We have, however, become a victim of our own success, with the myth that pediatric cancers are very treatable. The problem is the 30% of patients who end up with a recurrence; the curves have not shifted for those patients in the last 15 years…the improvements have plateaued. The absolute number of 70% needs to improve, and that’s where some of the research that our group is involved in—where we are sequencing every tumor that has relapsed or has metastatic disease—will help.
 
The hard-to-treat population—that is, patients who have relapsed following frontline treatment—are the ones we included in our recently published study1 for which we conducted whole-exome sequencing on patient tumor samples and gathered information that helped modify treatment regimens in nearly 50% of the patients analyzed. Even with the 70% of patients who are cured, we would like to sequence their tumors and gain information that would allow for less toxic treatment, avoid radiation treatment, or even change diagnosis in some cases.
 
How long are survivors followed? Do you work with the child’s pediatrician post diagnosis and during cancer treatment?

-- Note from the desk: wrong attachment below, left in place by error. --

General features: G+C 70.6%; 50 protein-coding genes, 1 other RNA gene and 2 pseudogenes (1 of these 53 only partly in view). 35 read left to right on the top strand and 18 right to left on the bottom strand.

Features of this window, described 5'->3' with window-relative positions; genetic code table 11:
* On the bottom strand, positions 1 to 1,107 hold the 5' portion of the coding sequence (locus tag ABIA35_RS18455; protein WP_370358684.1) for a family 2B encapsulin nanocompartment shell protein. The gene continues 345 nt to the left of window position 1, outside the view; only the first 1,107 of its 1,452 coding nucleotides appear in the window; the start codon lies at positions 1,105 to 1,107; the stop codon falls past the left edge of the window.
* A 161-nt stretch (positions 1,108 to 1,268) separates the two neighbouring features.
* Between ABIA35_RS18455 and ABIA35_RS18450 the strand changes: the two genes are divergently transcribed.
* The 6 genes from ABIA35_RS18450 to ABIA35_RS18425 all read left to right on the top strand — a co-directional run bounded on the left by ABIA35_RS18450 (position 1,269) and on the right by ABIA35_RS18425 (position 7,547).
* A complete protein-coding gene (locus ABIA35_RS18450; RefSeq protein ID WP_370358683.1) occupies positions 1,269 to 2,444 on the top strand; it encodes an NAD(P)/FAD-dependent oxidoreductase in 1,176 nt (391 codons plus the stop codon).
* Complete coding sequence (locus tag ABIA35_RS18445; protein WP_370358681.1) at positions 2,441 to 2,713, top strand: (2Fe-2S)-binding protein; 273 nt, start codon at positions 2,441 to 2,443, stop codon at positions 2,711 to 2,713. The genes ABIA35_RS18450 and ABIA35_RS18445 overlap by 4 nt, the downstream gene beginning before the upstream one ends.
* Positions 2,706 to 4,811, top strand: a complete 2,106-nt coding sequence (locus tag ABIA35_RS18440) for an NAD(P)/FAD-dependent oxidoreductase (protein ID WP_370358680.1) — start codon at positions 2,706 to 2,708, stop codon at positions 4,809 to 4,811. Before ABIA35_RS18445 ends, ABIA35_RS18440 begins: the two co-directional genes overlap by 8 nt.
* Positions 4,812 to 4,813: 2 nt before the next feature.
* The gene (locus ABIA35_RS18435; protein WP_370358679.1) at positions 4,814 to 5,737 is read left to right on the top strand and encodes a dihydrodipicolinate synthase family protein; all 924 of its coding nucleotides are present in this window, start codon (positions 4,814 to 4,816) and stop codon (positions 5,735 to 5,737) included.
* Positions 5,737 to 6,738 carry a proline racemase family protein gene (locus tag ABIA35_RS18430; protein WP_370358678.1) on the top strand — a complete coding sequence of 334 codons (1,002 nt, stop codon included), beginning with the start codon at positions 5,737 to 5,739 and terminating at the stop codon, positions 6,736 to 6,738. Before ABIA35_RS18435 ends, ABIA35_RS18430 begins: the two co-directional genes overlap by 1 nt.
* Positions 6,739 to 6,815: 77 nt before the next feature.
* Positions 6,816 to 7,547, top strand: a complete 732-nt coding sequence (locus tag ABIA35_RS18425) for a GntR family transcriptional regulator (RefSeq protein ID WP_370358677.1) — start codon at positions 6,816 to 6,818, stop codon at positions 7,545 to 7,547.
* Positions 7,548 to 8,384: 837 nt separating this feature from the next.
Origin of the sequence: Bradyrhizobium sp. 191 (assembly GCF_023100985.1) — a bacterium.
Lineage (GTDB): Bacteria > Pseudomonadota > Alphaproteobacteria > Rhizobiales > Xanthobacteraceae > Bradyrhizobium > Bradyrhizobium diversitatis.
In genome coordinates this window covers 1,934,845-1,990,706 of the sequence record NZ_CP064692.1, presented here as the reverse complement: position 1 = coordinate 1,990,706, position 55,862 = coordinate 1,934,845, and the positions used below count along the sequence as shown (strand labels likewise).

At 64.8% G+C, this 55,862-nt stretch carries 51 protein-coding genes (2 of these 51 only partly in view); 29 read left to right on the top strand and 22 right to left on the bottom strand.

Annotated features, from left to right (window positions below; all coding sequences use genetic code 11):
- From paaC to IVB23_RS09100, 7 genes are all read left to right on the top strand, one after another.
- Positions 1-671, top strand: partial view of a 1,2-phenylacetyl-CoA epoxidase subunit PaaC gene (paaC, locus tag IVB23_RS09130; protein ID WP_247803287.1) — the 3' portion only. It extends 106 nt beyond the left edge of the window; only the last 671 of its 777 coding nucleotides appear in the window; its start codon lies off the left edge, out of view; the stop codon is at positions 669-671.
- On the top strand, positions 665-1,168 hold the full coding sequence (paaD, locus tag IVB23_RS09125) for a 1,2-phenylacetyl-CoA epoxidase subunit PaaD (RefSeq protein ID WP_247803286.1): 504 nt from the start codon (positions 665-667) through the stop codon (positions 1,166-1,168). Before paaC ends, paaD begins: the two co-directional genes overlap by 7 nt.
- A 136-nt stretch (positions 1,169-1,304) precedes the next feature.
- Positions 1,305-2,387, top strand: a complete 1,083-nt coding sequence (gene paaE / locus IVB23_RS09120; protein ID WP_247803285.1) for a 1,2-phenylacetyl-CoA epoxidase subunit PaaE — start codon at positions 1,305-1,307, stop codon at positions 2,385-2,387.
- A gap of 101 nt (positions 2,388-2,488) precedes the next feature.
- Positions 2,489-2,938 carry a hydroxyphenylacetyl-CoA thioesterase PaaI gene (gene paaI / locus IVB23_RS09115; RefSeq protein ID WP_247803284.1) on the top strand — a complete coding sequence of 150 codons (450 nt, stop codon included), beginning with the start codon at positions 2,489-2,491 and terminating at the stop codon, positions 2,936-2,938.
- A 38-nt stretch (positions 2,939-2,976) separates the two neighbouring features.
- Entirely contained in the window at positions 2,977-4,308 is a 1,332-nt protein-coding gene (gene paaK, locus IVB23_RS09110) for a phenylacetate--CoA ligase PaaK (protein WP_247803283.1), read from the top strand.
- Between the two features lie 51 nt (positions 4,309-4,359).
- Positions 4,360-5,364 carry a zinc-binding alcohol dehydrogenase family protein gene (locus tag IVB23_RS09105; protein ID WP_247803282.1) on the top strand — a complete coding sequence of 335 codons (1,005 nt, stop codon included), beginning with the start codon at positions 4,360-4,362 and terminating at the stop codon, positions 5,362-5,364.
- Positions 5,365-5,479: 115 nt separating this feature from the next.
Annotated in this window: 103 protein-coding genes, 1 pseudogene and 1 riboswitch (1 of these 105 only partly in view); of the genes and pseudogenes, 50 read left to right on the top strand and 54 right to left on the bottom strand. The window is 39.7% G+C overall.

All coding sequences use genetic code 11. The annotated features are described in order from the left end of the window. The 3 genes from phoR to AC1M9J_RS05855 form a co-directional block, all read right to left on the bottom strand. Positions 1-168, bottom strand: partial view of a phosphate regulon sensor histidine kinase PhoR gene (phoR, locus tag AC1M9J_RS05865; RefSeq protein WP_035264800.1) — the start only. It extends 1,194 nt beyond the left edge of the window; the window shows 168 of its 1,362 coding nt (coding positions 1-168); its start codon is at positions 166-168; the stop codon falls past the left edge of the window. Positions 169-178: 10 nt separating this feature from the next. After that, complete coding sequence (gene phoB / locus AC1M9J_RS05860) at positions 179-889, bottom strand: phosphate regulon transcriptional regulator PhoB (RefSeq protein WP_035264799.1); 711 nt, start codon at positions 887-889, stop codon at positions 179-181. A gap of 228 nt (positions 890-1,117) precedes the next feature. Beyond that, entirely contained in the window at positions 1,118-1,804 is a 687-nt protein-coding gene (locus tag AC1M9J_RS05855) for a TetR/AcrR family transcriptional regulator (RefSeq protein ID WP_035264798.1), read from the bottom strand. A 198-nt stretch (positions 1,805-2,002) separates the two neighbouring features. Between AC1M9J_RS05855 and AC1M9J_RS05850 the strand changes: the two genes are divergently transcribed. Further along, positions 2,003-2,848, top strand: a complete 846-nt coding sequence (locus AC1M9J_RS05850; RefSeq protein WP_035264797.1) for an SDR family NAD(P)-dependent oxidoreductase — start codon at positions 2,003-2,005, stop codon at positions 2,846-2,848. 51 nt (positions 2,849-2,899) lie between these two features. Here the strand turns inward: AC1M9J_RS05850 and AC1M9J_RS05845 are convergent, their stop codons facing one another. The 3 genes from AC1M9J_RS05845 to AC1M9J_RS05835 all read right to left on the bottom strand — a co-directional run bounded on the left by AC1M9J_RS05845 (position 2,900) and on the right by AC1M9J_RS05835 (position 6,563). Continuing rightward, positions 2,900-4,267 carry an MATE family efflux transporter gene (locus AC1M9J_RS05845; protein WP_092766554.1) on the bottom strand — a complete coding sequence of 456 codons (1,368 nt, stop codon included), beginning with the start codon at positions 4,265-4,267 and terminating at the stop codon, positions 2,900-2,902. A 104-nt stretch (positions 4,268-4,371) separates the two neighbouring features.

Most programs, including ours at the University of Michigan Health System, follow the patient until they are 21 years of age or 10 years from diagnosis, whichever is later; some programs follow these patients until they are 25 years of age. There are a few YA survivor groups that follow them for an even longer duration.
 
The biggest challenge is the transition of care, and the biggest resistance we face is sometimes from parents. However, we, as pediatric oncologists, want to mainstream the patient and so we do try to explain to the parents the important role played by the child’s pediatrician or primary care physician in care continuum.
 
Our strategy is to co-manage the patient a few years prior to transition. The patients continue to see their pediatrician while they are in our care, but about 2-years before transition, we help them transition out of our care. Our team also assists with identifying a good physician and establishing care if the patient will be transitioning to a new geographic location. We also share the Passport for Care2 with the survivor and the future provider. And while we do attempt to work with the transition, many times we are not able to identify good pediatric and family practice doctors comfortable with complex patients like these.